Engraving by Felix Muller of Pierrot Lunaire, 1912
The songs of Pierrot lunaire evoked a world of madness and despair.


Schoenberg returned to Berlin in 1912 to conduct the premiere of Pierrot lunaire, a setting of 21 poems for speaker and chamber ensemble. In this piece, a key work of the twentieth century, the composer drew on the surrealist poems of Albert Giraud, which express the worlds of subconscious violence, madness, and desperate nostalgia that were implicit in the musical worlds Schoenberg was exploring. The work makes a feature of Sprechgesang, a type of vocal production between singing and speech. Schoenberg's compositional experiments culminated in the technique of serialism, an atonal method where the 12 notes of the chromatic scale are used with equal emphasis. His first works in this style date from 1923, two early examples being the Piano suite and the Suite for eight instruments.
In 1923 Schoenberg's wife died; ten months later he remarried. From 1925 he taught at the Prussian Academy of Arts in Berlin, where he wrote the first two acts of the opera Moses und Ann, as well as a number of instrumental works that
re-established links with composers of the Classical period. In 1933, with the coming to power of the Nazi Party, his Jewishncss made his position in Germany untenable and he left the country, eventually to settle in Los Angeles. He spent the rest of his life there, teaching for some time at the University of Southern California. His later works show an enriching of his style to encompass both tonal and serial techniques, as well as a renewed concentration on Jewish elements in works such as A survivor from Warsaw (1947). During the last year of his life he worked on meditative, religious works. He died in Los Angeles in July 1951.
Schoenberg stands alongside Stravinsky as one of two giant figures unsurpassed in their influence on twentieth-century music. Although Schoenberg was the more overtly revolutionary, he regarded his innovations as the continuation of a direct Classical lineage, where originality first required the framework of Classical forms in order to communicate coherently to the listener.
 
 

 
5 Pieces for Orchestra
Peabody Symphony Orchestra

No.1
No.2
No.4
No.5
 
 
 
 
 
Schoenberg: Verklärte Nacht, Op.4 - Boulez.
 
Pierre Boulez: Membres de L'Ensemble Intercontemporain
Charles-André Linale: violin / violon
Maryvonne Le Dizès-Richard: violin / violon
Jean Sulem: viola / alto
Garth Knox: viola / alto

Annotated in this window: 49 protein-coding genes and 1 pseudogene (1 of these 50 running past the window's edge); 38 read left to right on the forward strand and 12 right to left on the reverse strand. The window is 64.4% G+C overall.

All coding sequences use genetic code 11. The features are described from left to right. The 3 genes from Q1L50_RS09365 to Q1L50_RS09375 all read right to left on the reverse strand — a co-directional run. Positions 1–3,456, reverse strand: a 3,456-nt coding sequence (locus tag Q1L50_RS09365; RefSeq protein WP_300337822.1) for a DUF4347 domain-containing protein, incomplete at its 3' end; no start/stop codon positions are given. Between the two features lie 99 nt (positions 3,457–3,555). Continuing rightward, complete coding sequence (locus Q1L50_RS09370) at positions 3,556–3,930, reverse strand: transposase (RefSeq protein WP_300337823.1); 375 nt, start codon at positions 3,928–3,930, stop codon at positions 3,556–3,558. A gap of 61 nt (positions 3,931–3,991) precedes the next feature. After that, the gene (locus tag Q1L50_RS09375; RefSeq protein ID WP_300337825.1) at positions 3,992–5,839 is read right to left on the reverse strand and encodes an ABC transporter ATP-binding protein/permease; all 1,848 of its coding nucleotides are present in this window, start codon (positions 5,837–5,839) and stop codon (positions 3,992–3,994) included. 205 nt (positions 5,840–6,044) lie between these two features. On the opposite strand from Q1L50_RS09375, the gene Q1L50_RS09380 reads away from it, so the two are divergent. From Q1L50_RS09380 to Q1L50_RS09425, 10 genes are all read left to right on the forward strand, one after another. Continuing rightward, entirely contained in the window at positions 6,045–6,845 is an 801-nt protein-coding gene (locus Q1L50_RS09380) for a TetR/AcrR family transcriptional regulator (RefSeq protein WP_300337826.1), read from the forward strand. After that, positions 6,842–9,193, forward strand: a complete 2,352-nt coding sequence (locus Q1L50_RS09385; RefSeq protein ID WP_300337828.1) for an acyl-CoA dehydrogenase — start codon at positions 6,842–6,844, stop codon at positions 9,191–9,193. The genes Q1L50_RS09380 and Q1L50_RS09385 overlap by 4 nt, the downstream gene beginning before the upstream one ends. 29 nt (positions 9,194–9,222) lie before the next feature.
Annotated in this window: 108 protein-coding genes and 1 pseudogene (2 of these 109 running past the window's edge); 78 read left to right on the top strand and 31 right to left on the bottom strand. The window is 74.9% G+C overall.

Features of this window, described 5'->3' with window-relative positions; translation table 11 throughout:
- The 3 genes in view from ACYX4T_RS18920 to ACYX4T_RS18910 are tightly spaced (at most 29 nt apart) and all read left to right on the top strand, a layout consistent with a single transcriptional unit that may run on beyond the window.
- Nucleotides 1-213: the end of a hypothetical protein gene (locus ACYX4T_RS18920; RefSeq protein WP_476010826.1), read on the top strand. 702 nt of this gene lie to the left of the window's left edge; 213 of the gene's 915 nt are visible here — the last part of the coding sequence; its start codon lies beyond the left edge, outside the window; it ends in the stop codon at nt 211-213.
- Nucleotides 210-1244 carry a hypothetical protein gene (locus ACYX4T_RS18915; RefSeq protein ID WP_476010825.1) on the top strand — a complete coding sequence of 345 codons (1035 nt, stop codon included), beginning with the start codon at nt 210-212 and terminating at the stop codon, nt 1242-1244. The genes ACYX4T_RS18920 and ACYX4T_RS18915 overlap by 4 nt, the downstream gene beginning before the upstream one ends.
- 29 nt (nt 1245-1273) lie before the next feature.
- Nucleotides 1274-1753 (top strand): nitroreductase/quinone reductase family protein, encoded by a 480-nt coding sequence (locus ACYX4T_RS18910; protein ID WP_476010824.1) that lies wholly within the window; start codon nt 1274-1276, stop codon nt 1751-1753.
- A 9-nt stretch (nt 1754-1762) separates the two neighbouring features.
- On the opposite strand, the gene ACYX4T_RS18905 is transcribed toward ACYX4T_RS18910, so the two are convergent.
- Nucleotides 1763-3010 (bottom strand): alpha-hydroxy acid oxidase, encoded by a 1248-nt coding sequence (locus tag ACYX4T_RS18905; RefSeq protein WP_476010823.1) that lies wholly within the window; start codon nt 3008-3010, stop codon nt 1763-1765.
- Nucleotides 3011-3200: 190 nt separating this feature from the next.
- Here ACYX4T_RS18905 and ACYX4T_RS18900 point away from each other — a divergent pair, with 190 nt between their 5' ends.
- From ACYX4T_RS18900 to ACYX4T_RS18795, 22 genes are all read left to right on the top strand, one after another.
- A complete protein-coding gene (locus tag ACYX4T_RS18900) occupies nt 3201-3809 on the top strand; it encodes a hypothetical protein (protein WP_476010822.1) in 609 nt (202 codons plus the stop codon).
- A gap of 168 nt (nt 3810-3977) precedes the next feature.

Philippe Muller: cello / violoncelle
Pieter Strauch: cello / violoncelle
 
 
 
 
 
 
 
Arnold Schönberg: Pélleas und Melisande op.5 (1903)
 
Pélleas und Melisande, poema sinfonico op.5 (1903) -- Sinfonie-Orchester des Südwestfunks Baden-Baden diretta da Bruno Maderna (dal vivo: Baden-Baden 5 maggio 1960) --

I. Anfang
II. Heftig
III. Lebhaft
IV. Sehr rasch
V. Ein wening bewegter
VI. Langsam
VII. Ein wening bewegter
VIII. Sehr langsam
IX. Etwas bewegter
X. In gehender Bewegung
XI. Breit

 
 
 
 
 
 
 
Schoenberg - Complete String Quartets
 
Ensemble: Arditti Quartet

00:00 Op. 7 - 1.Nicht zu rasch
13:18 Op. 7 - 2.Kräftig
26:30 Op. 7 - 3.Mäßig
38:24 Op. 7 - 4.Mäßig - heiter
46:13 Op. 10 - 1.Mässig
52:44 Op. 10 - 2.Sehr rasch
59:35 Op. 10 - 3.Litanei. Langsam
1:05:30 Op. 10 - 4.Entrückung. Sehr langsam
1:16:42 Op. 30 - 1.Moderato
1:25:18 Op. 30 - 2.Adagio
1:34:09 Op. 30 - 3.Intermezzo. Allegro moderato
1:41:02 Op. 30 - 4.Rondo. Molto moderato
1:47:13 Op. 37 - 1.Allegro molto, energico
1:55:45 Op. 37 - 2.Comodo
2:02:59 Op. 37 - 3.Largo
2:10:52 Op. 37 - 4.Allegro

 
 
 
 
 
 
 
Arnold Schoenberg - Piano music
 
01 - Three Piano Pieces, Op. 11 00:01
02 - Six Little Piano Pieces, Op. 19 16:07
03 - Piano Piece, Op. 33a - 01 Mässig 21:49
04 - Five Piano Pieces, Op. 23 - 01 Sehr langsam 27:36
05 - Suite for Piano, Op. 25 38:29
 
 
 
 
 
 
 
Arnold Schoenberg - Maurizio Pollini - The Piano Music · L'Œuvre Pianistique - Webern: Variations ·
 
Maurizio Pollini Edition - CD 11
Three Piano Pieces Op. 11 · Drei Klavierstücke Op. 11 · Trois Pièces Pour Piano, Op. 11 · Tre Pezzi Per Pianoforte Op. 11
1. Mässig
2. Mässige Achtel
3. Bewegt
Six Little Piano Pieces Op. 19 · Sechs Kleine Klavierstücke Op. 19 · Six Petites Pièces Pour Piano, Op. 19 · Sei Piccoli Pezzi Per Pianoforte Op. 19
1. Leicht, Zart
2. Langsam
3. Sehr Langsame Viertel 4. Rasch, Aber Leicht 5. Etwas Rasch
6. Sehr Langsam
Five Piano Pieces Op. 23 · Fünf Klavierstücke Op. 23
1. Sehr Langsam 2. Sehr Rasch 3. Langsam 4. Schwungvoll
5. Walzer
Suite For Piano Op. 25 · Suite Für Klavier Op. 25
1. Präludium. Rasch 2. Gavotte. Etwas Langsam, Nicht Hastig Musette. Rascher
Gavotte
3. Intermezzo 4. Menuett. Moderato - Trio
5. Gigue. Rasch
Piano Piece Op. 33a · Klavierstück Op. 33a · Pièce Pour Piano, Op. 33a · Pezzo Per Pianoforte Op. 33a
Mässig